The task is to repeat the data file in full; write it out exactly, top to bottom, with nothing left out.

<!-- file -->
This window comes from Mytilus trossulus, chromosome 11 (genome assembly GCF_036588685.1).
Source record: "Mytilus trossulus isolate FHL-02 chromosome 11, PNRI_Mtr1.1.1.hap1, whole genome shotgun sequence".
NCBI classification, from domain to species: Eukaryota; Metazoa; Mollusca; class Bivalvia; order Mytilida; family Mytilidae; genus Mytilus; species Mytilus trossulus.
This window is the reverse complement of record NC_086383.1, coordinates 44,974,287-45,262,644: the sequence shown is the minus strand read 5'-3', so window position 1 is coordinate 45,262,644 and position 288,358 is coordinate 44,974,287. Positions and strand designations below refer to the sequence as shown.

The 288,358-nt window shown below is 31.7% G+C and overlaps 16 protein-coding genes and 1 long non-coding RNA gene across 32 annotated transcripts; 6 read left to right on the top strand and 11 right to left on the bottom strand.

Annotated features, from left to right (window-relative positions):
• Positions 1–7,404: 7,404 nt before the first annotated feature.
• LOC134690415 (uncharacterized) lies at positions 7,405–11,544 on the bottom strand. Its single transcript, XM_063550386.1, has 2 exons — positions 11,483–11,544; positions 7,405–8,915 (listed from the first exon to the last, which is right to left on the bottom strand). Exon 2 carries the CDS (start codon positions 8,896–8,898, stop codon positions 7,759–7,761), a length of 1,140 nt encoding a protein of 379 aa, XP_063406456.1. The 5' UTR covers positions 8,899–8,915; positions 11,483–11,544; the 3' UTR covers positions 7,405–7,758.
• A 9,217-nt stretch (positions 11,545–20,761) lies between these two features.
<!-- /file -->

This window comes from Mytilus trossulus, chromosome 11 (genome assembly GCF_036588685.1).
Source record: "Mytilus trossulus isolate FHL-02 chromosome 11, PNRI_Mtr1.1.1.hap1, whole genome shotgun sequence".
NCBI classification, from domain to species: Eukaryota; Metazoa; Mollusca; class Bivalvia; order Mytilida; family Mytilidae; genus Mytilus; species Mytilus trossulus.
This window is the reverse complement of record NC_086383.1, coordinates 44,974,287-45,262,644: the sequence shown is the minus strand read 5'-3', so window position 1 is coordinate 45,262,644 and position 288,358 is coordinate 44,974,287. Positions and strand designations below refer to the sequence as shown.

The 288,358-nt window shown below is 31.7% G+C and overlaps 16 protein-coding genes and 1 long non-coding RNA gene across 32 annotated transcripts; 6 read left to right on the top strand and 11 right to left on the bottom strand.

Annotated features, from left to right (window-relative positions):
• Positions 1–7,404: 7,404 nt before the first annotated feature.
• LOC134690415 (uncharacterized) lies at positions 7,405–11,544 on the bottom strand. Its single transcript, XM_063550386.1, has 2 exons — positions 11,483–11,544; positions 7,405–8,915 (listed from the first exon to the last, which is right to left on the bottom strand). Exon 2 carries the CDS (start codon positions 8,896–8,898, stop codon positions 7,759–7,761), a length of 1,140 nt encoding a protein of 379 aa, XP_063406456.1. The 5' UTR covers positions 8,899–8,915; positions 11,483–11,544; the 3' UTR covers positions 7,405–7,758.
• A 9,217-nt stretch (positions 11,545–20,761) lies between these two features.